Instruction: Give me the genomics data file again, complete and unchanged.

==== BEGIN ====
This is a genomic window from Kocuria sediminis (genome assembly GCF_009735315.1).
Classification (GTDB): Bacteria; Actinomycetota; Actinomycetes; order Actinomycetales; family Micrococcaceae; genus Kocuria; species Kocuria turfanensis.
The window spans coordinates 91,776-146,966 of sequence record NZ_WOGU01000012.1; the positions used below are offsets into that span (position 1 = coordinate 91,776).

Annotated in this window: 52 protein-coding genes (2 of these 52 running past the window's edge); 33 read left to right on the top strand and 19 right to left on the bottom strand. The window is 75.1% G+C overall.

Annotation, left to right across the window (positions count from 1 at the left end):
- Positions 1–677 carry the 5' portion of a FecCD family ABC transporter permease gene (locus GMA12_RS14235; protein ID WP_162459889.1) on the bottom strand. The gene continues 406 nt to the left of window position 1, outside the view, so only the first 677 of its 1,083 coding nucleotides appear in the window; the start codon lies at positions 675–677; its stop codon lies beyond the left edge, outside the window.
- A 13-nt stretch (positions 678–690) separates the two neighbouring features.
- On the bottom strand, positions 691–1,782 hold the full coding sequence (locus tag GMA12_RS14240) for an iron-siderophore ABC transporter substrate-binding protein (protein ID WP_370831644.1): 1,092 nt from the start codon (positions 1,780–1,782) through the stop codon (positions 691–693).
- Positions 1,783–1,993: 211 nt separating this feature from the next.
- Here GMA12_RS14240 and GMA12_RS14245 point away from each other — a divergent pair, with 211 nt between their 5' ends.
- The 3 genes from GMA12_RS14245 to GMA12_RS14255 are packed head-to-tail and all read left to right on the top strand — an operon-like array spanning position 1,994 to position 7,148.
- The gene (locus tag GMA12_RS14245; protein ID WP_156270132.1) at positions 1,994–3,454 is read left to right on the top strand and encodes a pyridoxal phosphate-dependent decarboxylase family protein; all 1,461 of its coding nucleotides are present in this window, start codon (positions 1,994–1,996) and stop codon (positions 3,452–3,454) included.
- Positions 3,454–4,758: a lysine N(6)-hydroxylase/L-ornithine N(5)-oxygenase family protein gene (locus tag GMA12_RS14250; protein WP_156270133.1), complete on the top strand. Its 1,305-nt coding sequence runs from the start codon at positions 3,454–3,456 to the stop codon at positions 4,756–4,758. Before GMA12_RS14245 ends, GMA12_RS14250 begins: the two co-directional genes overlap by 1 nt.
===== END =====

This is a genomic window from Kocuria sediminis (genome assembly GCF_009735315.1).
Classification (GTDB): Bacteria; Actinomycetota; Actinomycetes; order Actinomycetales; family Micrococcaceae; genus Kocuria; species Kocuria turfanensis.
The window spans coordinates 91,776-146,966 of sequence record NZ_WOGU01000012.1; the positions used below are offsets into that span (position 1 = coordinate 91,776).

Annotated in this window: 52 protein-coding genes (2 of these 52 running past the window's edge); 33 read left to right on the top strand and 19 right to left on the bottom strand. The window is 75.1% G+C overall.

Annotation, left to right across the window (positions count from 1 at the left end):
- Positions 1–677 carry the 5' portion of a FecCD family ABC transporter permease gene (locus GMA12_RS14235; protein ID WP_162459889.1) on the bottom strand. The gene continues 406 nt to the left of window position 1, outside the view, so only the first 677 of its 1,083 coding nucleotides appear in the window; the start codon lies at positions 675–677; its stop codon lies beyond the left edge, outside the window.
- A 13-nt stretch (positions 678–690) separates the two neighbouring features.
- On the bottom strand, positions 691–1,782 hold the full coding sequence (locus tag GMA12_RS14240) for an iron-siderophore ABC transporter substrate-binding protein (protein ID WP_370831644.1): 1,092 nt from the start codon (positions 1,780–1,782) through the stop codon (positions 691–693).
- Positions 1,783–1,993: 211 nt separating this feature from the next.
- Here GMA12_RS14240 and GMA12_RS14245 point away from each other — a divergent pair, with 211 nt between their 5' ends.
- The 3 genes from GMA12_RS14245 to GMA12_RS14255 are packed head-to-tail and all read left to right on the top strand — an operon-like array spanning position 1,994 to position 7,148.
- The gene (locus tag GMA12_RS14245; protein ID WP_156270132.1) at positions 1,994–3,454 is read left to right on the top strand and encodes a pyridoxal phosphate-dependent decarboxylase family protein; all 1,461 of its coding nucleotides are present in this window, start codon (positions 1,994–1,996) and stop codon (positions 3,452–3,454) included.
- Positions 3,454–4,758: a lysine N(6)-hydroxylase/L-ornithine N(5)-oxygenase family protein gene (locus tag GMA12_RS14250; protein WP_156270133.1), complete on the top strand. Its 1,305-nt coding sequence runs from the start codon at positions 3,454–3,456 to the stop codon at positions 4,756–4,758. Before GMA12_RS14245 ends, GMA12_RS14250 begins: the two co-directional genes overlap by 1 nt.